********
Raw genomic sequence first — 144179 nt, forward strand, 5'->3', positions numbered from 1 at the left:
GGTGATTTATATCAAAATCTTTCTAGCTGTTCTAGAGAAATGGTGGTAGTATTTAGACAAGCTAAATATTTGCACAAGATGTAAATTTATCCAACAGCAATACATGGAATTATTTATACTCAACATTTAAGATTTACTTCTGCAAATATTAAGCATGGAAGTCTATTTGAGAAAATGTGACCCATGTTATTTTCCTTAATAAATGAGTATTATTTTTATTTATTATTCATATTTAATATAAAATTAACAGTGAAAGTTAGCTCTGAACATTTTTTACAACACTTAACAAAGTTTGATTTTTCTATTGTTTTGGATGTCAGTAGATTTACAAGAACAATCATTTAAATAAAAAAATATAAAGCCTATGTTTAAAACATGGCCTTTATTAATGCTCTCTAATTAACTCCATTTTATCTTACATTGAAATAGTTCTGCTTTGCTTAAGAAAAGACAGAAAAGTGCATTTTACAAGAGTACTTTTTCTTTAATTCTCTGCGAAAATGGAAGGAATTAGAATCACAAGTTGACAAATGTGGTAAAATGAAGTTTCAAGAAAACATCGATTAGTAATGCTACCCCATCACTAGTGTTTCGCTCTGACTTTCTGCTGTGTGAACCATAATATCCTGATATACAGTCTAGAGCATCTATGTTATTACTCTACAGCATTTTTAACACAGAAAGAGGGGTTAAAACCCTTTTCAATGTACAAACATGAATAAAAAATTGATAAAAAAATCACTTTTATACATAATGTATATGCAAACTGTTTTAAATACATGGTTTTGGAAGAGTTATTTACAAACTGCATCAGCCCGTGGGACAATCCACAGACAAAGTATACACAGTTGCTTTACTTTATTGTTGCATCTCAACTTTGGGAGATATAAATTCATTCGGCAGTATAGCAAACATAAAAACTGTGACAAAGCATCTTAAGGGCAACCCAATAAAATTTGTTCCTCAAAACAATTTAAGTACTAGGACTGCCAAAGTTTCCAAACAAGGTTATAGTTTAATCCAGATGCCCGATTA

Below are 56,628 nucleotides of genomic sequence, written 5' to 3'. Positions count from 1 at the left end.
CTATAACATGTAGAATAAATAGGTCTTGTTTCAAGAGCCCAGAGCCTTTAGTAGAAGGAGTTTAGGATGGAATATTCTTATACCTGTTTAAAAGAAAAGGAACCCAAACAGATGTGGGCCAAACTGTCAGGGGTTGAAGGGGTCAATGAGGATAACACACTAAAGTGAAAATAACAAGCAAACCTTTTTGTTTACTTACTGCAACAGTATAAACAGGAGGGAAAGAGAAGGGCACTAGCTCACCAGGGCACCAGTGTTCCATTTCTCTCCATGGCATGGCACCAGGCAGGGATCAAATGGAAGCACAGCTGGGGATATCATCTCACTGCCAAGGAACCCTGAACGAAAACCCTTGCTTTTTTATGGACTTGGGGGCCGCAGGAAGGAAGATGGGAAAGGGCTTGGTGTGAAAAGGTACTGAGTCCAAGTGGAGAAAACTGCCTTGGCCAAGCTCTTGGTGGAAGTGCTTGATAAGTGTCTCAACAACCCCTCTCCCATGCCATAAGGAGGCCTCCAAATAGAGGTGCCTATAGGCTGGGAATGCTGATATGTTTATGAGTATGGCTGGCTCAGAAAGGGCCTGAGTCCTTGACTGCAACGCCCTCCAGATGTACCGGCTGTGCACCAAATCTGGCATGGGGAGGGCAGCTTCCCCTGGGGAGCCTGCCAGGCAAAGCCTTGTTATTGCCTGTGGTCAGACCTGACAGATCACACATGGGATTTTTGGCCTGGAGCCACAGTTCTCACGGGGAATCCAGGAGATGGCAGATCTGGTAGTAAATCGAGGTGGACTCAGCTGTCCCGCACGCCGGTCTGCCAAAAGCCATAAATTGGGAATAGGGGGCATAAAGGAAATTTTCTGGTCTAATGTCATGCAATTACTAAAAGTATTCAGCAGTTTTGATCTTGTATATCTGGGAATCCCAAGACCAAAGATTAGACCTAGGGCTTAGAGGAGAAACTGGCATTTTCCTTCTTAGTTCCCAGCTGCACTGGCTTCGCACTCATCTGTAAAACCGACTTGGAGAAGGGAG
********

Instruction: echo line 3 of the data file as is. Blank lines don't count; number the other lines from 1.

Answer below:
Below are 56,628 nucleotides of genomic sequence, written 5' to 3'. Positions count from 1 at the left end.